Snapping Green Beans

by John C. Westervelt

Have you snapped green beans lately? Have the children at your house ever snapped green beans?

Recently my neighbor gave me a mess of green beans freshly picked from her garden. The last time I snapped green beans was sixty years ago as a boy. My mother, brother, sister, and I would gather around the newspaper-covered, dining room table. A peck of green beans would be dumped in the center. I would break the tip off of each end before snapping the bean into four or five pieces.

As I began to snap the gift beans, I visualized sitting with my family as a boy. However, this time the house was quiet. My ear recognized that the spoken word "snap" and the sound of the broken bean were an onomatopoeia, a word my junior high English teacher encouraged me to learn, but which was soon forgotten, and only resurrected for this story. My nose sensed a green-bean smell from the minute spray emitted as the fresh bean broke apart.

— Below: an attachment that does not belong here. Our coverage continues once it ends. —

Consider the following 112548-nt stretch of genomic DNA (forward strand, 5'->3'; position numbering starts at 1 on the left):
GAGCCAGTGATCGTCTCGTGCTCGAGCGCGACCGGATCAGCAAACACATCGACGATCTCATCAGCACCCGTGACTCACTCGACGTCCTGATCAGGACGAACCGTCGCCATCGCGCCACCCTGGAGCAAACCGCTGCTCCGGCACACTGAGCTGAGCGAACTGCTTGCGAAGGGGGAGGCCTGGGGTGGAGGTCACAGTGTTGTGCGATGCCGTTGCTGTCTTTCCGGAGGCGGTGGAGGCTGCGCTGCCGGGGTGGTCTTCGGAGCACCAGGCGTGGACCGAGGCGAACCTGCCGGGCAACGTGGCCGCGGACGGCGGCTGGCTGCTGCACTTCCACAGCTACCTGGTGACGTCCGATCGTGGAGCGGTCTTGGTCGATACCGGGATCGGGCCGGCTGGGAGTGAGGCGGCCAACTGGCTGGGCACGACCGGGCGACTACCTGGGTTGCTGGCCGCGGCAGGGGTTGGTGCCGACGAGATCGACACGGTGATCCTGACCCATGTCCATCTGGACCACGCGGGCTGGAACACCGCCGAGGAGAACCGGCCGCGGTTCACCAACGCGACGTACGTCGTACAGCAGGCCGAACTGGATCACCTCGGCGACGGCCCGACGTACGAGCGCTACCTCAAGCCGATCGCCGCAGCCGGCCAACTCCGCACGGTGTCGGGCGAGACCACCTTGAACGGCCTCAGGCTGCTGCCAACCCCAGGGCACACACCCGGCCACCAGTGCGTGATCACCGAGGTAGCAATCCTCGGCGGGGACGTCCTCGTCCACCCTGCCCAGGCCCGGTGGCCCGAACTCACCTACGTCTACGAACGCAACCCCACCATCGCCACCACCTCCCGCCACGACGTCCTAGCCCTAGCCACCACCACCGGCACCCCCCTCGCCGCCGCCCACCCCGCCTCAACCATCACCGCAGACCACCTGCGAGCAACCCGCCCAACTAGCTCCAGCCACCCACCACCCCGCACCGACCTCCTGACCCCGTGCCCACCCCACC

As a boy, a summer meal was sometimes just a pot of green beans with small potatoes and ham hock. So I decided to go to the store and ask the butcher for a ham hock.

Most of the afternoon was gone by the time the beans were ready to take to my brotherís house where I would join his visiting grandchildren for supper. I suppose if you didnít have an afternoon as I did, you could heat a can of blue lake green beans for supper. If you had eaten my green beans, you would be a little disappointed in the taste of those out of a can.

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